Paleoecological studies enhance our understanding of biotic responses to climate change because they consider long timescales not accessible through observational and experimental studies. Using predatory drillholes produced on fossil bivalve shells by carnivorous gastropods, we provide an example of how climate change affected predator—prey interactions. We quantitatively examine temporal changes in fossil molluscan assemblages and predation patterns from the Pleistocene Japan Sea, which experienced drastic environmental changes in relation to glacial—interglacial climate cycles. We found significant changes in predation patterns associated with a decline in the abundance of warm-water molluscan species. Climate-mediated fluctuations in the eustatic sea level and resultant weakening of the Tsushima Warm Current caused a decline in a warm-water shell-drilling predator, which moderated the predation pressure and size relationship between the predators and the bivalve prey. Our results indicate that climate-mediated range shifts of species in present-day and future marine ecosystems can likewise increase altered predator—prey interactions.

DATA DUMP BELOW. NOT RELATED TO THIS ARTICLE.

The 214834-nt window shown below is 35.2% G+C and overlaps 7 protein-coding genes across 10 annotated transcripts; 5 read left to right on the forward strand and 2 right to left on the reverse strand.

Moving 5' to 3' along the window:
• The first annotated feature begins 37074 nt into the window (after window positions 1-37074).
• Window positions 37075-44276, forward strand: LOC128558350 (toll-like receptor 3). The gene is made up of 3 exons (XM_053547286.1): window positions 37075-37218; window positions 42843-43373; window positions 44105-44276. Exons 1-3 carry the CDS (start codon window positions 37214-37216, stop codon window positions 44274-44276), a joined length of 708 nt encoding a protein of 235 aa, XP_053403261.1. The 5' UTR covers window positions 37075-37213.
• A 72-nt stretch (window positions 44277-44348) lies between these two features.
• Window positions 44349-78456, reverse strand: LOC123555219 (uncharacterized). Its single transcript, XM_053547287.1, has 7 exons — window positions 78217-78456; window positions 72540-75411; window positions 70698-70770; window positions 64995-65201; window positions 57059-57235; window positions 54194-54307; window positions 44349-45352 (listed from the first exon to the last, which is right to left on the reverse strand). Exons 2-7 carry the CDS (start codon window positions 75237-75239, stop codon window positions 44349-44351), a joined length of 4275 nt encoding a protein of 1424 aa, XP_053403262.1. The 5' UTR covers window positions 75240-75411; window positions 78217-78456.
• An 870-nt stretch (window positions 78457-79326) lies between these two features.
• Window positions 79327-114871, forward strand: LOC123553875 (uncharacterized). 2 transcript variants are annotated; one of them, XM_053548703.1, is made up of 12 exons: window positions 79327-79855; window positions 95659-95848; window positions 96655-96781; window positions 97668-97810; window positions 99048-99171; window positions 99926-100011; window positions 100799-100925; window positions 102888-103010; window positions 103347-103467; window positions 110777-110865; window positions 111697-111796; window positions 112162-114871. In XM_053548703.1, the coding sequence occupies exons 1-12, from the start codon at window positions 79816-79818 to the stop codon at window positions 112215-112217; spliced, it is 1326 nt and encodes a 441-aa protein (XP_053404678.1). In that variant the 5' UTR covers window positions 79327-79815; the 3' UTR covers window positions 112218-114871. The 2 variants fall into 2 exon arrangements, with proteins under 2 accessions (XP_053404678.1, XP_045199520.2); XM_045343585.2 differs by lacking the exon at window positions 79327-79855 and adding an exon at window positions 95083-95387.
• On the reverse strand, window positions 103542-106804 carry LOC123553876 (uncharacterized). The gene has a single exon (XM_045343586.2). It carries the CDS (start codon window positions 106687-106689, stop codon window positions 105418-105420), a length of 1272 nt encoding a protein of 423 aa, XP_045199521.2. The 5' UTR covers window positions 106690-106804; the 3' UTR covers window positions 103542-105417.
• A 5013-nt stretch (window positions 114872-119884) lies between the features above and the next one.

You have requested a machine translation of selected content from our databases. This functionality is provided solely for your convenience and is in no way intended to replace human translation. Neither BioOne nor the owners and publishers of the content make, and they explicitly disclaim, any express or implied representations or warranties of any kind, including, without limitation, representations and warranties as to the functionality of the translation feature or the accuracy or completeness of the translations.
Translations are not retained in our system. Your use of this feature and the translations is subject to all use restrictions contained in the Terms and Conditions of Use of the BioOne website.
Vol. 42 • No. 2